Stock markets traded in the red on Monday. Why’s that?

Stock markets traded in the red on Monday. Why’s that?

Stock futures tumbled down on Monday due to the report detailing suspicious transactions at global banks amidst growing worries over coronavirus restrictions. On the other hand, Treasuries and the dollar rose. The Stoxx Europe 600 Index lost 2.7%. And the MSCI Asia Pacific Index plummeted down 0.8%.


Futures on the S&P 500 plunged by 1.7%. Contracts on the S&P 500 indicated that the benchmark gauge was poised to lose more on a fourth consecutive day. JPMorgan Chase & Co., Bank of America Corp. And Citigroup Inc. dropped down by at least 3.6% in premarket trading.


American Airlines Group Inc. and Carnival Corp. suffered the most from travel companies. Nikola Corp. collapsed after the electric-vehicle startup announced that its founder stepped down as executive chairman. It happened just days after the reports said that the company was the focus of U.S. regulators’ investigations. Oil lowered as Libya signaled the resumption of some crude exports.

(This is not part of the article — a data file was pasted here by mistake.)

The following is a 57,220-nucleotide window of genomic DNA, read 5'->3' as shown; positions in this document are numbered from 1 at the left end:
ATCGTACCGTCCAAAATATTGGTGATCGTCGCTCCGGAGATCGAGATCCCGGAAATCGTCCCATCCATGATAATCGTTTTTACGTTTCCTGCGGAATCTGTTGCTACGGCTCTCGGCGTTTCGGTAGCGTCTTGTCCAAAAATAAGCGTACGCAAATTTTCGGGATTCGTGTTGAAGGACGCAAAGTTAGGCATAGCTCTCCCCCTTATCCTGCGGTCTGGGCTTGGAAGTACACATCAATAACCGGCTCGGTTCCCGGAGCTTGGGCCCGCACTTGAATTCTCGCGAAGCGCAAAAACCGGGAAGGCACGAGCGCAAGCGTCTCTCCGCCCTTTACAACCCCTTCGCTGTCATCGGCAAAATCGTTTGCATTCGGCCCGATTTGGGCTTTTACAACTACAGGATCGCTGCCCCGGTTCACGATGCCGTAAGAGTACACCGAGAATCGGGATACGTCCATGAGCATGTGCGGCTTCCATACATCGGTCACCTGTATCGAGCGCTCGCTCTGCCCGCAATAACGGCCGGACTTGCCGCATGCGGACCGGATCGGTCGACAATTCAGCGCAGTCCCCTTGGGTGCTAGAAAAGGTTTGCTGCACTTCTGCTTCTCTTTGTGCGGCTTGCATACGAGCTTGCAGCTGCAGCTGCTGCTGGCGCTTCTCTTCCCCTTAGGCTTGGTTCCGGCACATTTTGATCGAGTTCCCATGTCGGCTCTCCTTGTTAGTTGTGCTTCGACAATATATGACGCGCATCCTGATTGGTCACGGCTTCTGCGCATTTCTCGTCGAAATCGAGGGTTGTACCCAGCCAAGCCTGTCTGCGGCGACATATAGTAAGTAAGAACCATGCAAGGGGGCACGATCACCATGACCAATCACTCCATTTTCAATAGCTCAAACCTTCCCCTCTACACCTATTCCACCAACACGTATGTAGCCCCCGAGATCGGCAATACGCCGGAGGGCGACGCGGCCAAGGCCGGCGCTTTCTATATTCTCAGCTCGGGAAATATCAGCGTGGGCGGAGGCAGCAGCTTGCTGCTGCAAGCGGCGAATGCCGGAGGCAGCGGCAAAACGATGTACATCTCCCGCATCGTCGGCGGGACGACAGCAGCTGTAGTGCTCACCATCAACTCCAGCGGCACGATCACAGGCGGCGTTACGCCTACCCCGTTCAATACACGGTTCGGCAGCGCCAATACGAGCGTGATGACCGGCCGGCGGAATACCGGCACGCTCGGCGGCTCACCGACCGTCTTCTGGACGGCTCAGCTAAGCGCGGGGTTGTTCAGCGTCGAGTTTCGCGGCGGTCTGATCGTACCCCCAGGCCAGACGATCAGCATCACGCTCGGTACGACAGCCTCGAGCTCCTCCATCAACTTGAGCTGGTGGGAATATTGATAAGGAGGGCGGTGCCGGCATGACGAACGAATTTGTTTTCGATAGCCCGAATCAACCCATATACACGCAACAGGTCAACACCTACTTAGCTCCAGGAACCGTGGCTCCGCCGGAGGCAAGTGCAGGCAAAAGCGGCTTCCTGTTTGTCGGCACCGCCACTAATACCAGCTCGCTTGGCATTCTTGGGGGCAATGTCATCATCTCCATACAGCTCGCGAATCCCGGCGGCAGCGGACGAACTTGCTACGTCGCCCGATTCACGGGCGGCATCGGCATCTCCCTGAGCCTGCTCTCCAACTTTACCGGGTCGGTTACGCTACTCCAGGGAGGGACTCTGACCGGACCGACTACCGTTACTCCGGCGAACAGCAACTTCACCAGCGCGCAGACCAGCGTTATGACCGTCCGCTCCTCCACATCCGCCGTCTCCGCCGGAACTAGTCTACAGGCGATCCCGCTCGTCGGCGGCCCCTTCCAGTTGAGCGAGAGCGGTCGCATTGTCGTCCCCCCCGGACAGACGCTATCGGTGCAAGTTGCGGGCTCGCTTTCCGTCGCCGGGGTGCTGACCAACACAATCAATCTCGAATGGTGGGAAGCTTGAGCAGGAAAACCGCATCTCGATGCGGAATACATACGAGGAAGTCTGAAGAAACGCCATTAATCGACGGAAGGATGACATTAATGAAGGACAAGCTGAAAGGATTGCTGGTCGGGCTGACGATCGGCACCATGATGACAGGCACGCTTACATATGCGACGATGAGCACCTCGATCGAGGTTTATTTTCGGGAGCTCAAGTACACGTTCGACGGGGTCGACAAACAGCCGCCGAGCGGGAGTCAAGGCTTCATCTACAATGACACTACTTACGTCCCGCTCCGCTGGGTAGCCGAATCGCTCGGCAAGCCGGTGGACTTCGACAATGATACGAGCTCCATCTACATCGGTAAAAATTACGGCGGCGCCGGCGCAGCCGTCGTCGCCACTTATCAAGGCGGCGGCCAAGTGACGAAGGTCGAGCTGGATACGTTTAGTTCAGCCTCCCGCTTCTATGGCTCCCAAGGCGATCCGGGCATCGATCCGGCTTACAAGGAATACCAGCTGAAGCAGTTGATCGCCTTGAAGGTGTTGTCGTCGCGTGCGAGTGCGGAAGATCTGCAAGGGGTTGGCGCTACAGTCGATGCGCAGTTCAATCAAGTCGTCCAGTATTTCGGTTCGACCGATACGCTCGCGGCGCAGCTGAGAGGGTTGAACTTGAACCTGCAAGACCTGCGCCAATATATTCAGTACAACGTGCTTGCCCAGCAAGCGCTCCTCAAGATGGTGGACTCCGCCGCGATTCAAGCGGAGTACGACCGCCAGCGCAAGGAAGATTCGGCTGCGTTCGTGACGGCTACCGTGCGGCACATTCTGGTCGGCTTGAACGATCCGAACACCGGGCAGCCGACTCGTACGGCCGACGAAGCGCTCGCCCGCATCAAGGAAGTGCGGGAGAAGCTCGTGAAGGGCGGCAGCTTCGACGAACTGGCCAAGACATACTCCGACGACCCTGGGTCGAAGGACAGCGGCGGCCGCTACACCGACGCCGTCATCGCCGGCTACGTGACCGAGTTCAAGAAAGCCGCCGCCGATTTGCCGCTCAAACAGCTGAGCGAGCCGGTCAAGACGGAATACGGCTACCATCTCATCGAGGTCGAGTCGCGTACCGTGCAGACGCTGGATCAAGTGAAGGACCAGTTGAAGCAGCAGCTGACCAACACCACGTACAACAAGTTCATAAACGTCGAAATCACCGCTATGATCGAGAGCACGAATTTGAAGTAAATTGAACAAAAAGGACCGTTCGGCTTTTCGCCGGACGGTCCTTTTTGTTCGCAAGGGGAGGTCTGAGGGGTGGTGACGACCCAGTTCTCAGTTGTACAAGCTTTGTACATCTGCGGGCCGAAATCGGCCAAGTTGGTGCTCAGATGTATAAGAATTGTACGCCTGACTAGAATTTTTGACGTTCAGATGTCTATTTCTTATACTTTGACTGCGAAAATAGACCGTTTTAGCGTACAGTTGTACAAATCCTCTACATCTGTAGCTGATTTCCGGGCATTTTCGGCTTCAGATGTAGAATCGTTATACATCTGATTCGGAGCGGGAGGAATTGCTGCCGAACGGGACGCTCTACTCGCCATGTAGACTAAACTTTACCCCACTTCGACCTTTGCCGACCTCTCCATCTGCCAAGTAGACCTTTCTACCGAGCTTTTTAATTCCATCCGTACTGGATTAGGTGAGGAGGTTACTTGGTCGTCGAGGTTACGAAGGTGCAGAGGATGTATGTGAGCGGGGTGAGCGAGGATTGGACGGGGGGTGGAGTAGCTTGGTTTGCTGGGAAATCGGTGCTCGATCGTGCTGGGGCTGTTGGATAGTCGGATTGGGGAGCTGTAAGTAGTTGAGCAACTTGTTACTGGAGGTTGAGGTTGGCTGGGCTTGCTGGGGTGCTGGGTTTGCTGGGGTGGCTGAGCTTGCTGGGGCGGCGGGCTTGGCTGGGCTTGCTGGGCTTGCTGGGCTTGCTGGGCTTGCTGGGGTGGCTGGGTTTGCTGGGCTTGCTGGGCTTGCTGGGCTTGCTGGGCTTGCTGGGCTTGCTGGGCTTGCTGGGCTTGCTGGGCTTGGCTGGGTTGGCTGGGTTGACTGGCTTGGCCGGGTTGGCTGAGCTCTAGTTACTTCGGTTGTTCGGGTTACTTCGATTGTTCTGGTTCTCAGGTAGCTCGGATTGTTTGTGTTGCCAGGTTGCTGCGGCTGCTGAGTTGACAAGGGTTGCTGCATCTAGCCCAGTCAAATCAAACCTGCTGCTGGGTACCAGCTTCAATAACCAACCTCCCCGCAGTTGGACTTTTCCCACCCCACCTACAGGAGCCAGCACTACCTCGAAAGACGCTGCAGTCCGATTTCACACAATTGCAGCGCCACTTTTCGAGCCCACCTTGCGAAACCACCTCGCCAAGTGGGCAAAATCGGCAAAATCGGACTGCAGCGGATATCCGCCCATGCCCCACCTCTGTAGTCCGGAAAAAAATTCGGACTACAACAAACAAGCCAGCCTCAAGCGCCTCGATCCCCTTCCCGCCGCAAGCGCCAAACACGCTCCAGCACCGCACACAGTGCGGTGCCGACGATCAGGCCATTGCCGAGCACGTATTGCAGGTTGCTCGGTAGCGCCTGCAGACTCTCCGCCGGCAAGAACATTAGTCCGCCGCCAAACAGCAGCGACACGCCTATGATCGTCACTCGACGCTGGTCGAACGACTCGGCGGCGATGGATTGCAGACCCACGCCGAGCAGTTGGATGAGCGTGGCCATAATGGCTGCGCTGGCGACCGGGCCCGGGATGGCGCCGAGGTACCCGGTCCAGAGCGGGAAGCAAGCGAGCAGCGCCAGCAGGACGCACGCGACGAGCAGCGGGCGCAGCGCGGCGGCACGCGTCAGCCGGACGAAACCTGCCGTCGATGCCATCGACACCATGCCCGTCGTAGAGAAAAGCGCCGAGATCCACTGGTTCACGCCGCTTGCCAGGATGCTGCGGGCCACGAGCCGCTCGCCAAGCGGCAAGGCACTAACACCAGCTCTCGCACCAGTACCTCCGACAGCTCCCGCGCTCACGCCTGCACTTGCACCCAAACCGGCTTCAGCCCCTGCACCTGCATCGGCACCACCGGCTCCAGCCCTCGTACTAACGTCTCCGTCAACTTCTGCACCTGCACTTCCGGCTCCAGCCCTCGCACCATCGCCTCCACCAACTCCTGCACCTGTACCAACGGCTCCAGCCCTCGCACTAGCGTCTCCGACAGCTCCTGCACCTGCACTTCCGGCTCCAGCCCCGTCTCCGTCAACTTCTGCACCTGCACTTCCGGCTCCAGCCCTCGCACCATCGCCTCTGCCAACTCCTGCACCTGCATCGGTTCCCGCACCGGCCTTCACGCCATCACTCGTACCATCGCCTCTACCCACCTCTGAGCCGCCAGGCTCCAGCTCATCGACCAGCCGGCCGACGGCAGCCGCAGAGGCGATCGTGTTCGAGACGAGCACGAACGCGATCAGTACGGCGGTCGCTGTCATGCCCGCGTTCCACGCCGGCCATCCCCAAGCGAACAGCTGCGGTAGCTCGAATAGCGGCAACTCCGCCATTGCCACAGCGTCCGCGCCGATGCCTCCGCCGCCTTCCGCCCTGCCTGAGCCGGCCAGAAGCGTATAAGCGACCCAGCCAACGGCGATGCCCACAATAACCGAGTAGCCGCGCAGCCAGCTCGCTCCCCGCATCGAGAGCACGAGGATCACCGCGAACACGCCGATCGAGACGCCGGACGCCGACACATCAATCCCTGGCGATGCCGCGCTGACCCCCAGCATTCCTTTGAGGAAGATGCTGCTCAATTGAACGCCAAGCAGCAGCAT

New investigation about JPMorgan and HSBC Holdings. What’s it about?


The International Consortium of Investigative Journalists led a new investigation about JPMorgan, Deutsche Bank AG, and HSBC Holdings Plc. According to investigators, these two companies were among the global banks that kept profiting from dangerous and influential players in the past two decades. And they continued even after the United States imposed penalties on these financial institutions.


The documents detailed more than $2 trillion in transactions between 1999 and 2017. Financial institutions’ internal compliance officers flagged by these transactions as possible money laundering or other criminal activity.


Meanwhile, speculative investors worry about the outlook for U.S. technology stocks. According to Julian Emanuel, a strategist at BTIG LLC, blue-chip tech stocks could remain under pressure until lingering optimism normalizes.


However, U.S. deaths related to coronavirus approached 200,000. Scott Gottlieb, the former Food and Drug Administration Commissioner, stated that the U.S. might experience at least one more cycle of the virus in the fall and winter.

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